Everyone’s seen them—seductive work-at-home opportunities hyped in flyers tacked to telephone poles, in newspaper classifieds, in your e-mail, and all over the web, promising you hundreds or thousands of dollars a week for typing, stuffing envelopes, processing medical billing, etc. And it’s just a phone call or mouse click away…
Might be tempting during these uncertain economic times, but beware of any offers that promise easy money for minimum effort—many are scams that fill the coffers of criminals.
Here are a few of the most common work-at-home scams.
* Advance-fee: Starting a home-based business is easy! Just invest a few hundred dollars in inventory, set-up, and training materials, they say. Of course, if and when the materials do come, they are totally worthless…and you’re stuck with the bill.
* Counterfeit check-facilitated "mystery shopper:" You’re sent a hefty check and asked to deposit it into your bank account, then withdraw funds to shop and check out the service of local stores and wire transfer companies. You keep a small amount of the money for your “work,” but then, as instructed, mail or wire the rest to your “employer.” Sound good? One problem: the initial check was phony, and by the time your bank notifies you, your money is long gone and you’re on the hook for the counterfeit check.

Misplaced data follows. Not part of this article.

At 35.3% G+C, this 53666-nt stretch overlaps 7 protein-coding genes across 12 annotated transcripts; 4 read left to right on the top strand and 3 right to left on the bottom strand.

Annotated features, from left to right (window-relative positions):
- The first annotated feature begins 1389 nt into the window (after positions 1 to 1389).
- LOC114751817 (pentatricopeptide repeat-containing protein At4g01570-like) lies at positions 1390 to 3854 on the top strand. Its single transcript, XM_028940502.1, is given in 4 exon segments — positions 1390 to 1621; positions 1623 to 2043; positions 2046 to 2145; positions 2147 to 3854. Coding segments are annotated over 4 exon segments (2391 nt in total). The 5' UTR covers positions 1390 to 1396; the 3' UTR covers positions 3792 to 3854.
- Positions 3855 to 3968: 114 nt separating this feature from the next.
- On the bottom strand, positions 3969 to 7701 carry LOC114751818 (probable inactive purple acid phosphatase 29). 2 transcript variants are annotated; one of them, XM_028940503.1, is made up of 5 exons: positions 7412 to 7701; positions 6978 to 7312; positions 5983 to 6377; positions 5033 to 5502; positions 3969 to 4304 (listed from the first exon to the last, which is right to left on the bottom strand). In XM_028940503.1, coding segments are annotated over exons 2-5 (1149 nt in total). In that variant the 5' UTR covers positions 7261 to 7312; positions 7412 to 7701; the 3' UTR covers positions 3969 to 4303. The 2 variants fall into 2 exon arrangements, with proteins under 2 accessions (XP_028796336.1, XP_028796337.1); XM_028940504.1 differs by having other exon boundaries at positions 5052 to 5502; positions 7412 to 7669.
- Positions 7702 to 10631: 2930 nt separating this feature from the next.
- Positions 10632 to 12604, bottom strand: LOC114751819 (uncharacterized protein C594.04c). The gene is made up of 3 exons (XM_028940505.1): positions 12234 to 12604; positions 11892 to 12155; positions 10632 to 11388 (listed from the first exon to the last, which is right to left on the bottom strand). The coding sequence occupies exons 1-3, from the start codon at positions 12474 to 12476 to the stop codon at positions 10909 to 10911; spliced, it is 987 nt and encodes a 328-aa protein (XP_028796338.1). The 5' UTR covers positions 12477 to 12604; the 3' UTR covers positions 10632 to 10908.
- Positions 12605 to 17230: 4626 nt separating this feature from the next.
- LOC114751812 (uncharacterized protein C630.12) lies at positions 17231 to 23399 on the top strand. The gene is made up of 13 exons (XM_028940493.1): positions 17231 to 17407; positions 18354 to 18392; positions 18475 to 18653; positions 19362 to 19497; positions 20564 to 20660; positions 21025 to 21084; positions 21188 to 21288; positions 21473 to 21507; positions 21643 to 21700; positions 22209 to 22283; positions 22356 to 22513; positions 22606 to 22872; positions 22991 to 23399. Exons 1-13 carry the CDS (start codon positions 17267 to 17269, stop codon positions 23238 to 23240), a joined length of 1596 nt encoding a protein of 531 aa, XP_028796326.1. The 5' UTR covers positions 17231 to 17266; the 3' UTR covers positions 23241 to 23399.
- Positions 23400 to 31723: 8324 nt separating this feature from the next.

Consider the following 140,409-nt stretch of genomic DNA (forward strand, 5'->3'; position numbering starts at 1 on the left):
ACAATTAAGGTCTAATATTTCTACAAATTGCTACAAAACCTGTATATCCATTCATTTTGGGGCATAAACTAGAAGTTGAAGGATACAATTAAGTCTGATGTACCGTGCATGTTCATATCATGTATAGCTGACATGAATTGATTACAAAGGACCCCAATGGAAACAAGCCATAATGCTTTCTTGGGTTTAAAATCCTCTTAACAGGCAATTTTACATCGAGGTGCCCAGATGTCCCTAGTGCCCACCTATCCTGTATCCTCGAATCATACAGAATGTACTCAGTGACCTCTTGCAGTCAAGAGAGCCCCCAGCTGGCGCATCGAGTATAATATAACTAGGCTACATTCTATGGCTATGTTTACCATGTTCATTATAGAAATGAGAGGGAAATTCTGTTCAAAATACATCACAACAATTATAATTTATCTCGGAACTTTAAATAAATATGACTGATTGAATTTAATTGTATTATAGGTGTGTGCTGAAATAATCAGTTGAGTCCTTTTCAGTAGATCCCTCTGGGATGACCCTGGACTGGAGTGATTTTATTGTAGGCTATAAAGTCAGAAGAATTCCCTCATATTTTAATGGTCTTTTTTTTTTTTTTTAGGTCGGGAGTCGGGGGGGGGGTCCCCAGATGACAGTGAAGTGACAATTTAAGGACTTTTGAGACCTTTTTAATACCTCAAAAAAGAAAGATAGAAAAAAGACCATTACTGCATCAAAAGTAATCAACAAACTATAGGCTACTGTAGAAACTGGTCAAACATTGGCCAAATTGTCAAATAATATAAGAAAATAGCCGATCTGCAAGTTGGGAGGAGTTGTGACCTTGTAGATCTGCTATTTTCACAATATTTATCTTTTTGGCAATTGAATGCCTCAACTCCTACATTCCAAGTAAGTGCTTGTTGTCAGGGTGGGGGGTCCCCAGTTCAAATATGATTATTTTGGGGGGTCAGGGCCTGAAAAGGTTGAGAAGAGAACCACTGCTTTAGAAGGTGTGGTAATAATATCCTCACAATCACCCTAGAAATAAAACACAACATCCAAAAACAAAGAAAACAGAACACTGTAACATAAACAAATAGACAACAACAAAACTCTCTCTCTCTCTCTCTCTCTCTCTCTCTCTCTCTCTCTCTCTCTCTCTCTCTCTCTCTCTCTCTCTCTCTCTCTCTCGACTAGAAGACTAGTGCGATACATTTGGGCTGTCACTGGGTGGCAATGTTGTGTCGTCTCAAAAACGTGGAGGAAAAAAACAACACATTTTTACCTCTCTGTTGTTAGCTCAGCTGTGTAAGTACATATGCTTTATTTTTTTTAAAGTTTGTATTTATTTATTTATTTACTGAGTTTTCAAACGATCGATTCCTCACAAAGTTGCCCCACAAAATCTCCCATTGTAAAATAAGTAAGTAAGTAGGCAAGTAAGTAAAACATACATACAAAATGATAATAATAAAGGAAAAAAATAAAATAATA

* Pyramid schemes: You’re hired as a “distributor” and shell out big bucks for promotional materials and product inventories with little value (like get-rich quick pamphlets). You’re promised money for recruiting more distributors, so you talk friends and family into participating. The scheme grows exponentially but then falls apart—the only ones who make a profit are the criminals who started it.
* Unknowing involvement in criminal activity: Criminals—often located overseas—sometimes use unwitting victims to advance their operations, steal and launder money, and maintain anonymity. For example, they may “hire" you as a U.S.-based agent to receive and re-ship checks, merchandise, and solicitations to other potential victims…without you realizing it’s all a ruse that leaves no trail back to the crooks.
Add identity theft to the mix. As if these schemes aren’t bad enough, many also lead to identity theft. During the application process, you’re often asked to provide personal information that can be used to steal from your bank account or establish new credit cards in your name.
On the job. A host of law enforcement and regulatory agencies, including the FBI, investigate these schemes and track down those responsible. But the most effective weapon against these fraudsters is you not falling for the scams in the first place.
A few tips:
* Contact the Better Business Bureau to determine the legitimacy of the company.
* Be suspicious when money is required up front for instructions or products.
* Don’t provide personal information when first interacting with your prospective employer.
* Do your own research into legitimate work-at-home opportunities, using the “Work-at-Home Sourcebook” and other resources that may be available at your local library.
* Ask lots of questions of potential employers—legitimate companies will have answers for you!
And if you think you’ve been the victim of a work-at-home scam, file a complaint with the Federal Trade Commission’s Consumer Sentinel or our Internet Crime Complaint Center.
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